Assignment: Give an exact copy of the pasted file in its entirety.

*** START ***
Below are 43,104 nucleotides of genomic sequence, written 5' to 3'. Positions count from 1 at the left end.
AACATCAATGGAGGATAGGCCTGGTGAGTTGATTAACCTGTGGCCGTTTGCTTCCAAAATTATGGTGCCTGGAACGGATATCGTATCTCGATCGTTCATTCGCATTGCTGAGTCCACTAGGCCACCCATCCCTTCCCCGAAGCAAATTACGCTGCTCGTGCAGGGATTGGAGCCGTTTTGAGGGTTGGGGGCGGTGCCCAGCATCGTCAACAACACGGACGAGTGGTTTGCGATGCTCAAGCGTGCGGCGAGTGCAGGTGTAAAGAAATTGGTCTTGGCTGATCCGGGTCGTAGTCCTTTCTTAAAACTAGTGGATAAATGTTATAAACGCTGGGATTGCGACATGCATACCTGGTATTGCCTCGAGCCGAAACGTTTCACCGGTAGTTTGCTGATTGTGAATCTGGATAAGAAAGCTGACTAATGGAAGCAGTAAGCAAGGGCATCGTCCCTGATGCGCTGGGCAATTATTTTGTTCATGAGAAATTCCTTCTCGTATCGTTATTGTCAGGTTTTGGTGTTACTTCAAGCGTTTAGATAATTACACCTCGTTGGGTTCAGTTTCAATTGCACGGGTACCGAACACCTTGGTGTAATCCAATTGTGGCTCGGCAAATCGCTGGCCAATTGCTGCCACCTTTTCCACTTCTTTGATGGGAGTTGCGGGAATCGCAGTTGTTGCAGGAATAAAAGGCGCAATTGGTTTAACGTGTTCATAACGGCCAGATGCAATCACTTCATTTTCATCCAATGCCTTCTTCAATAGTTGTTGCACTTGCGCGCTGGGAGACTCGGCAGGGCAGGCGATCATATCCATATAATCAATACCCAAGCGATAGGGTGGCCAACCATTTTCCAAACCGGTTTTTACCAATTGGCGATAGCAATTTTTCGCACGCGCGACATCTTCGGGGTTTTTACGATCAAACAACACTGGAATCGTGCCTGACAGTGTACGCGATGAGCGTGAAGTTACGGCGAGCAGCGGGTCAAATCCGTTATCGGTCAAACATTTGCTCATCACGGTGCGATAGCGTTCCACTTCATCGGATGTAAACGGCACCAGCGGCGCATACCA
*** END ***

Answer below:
Below are 43,104 nucleotides of genomic sequence, written 5' to 3'. Positions count from 1 at the left end.
AACATCAATGGAGGATAGGCCTGGTGAGTTGATTAACCTGTGGCCGTTTGCTTCCAAAATTATGGTGCCTGGAACGGATATCGTATCTCGATCGTTCATTCGCATTGCTGAGTCCACTAGGCCACCCATCCCTTCCCCGAAGCAAATTACGCTGCTCGTGCAGGGATTGGAGCCGTTTTGAGGGTTGGGGGCGGTGCCCAGCATCGTCAACAACACGGACGAGTGGTTTGCGATGCTCAAGCGTGCGGCGAGTGCAGGTGTAAAGAAATTGGTCTTGGCTGATCCGGGTCGTAGTCCTTTCTTAAAACTAGTGGATAAATGTTATAAACGCTGGGATTGCGACATGCATACCTGGTATTGCCTCGAGCCGAAACGTTTCACCGGTAGTTTGCTGATTGTGAATCTGGATAAGAAAGCTGACTAATGGAAGCAGTAAGCAAGGGCATCGTCCCTGATGCGCTGGGCAATTATTTTGTTCATGAGAAATTCCTTCTCGTATCGTTATTGTCAGGTTTTGGTGTTACTTCAAGCGTTTAGATAATTACACCTCGTTGGGTTCAGTTTCAATTGCACGGGTACCGAACACCTTGGTGTAATCCAATTGTGGCTCGGCAAATCGCTGGCCAATTGCTGCCACCTTTTCCACTTCTTTGATGGGAGTTGCGGGAATCGCAGTTGTTGCAGGAATAAAAGGCGCAATTGGTTTAACGTGTTCATAACGGCCAGATGCAATCACTTCATTTTCATCCAATGCCTTCTTCAATAGTTGTTGCACTTGCGCGCTGGGAGACTCGGCAGGGCAGGCGATCATATCCATATAATCAATACCCAAGCGATAGGGTGGCCAACCATTTTCCAAACCGGTTTTTACCAATTGGCGATAGCAATTTTTCGCACGCGCGACATCTTCGGGGTTTTTACGATCAAACAACACTGGAATCGTGCCTGACAGTGTACGCGATGAGCGTGAAGTTACGGCGAGCAGCGGGTCAAATCCGTTATCGGTCAAACATTTGCTCATCACGGTGCGATAGCGTTCCACTTCATCGGATGTAAACGGCACCAGCGGCGCATACCA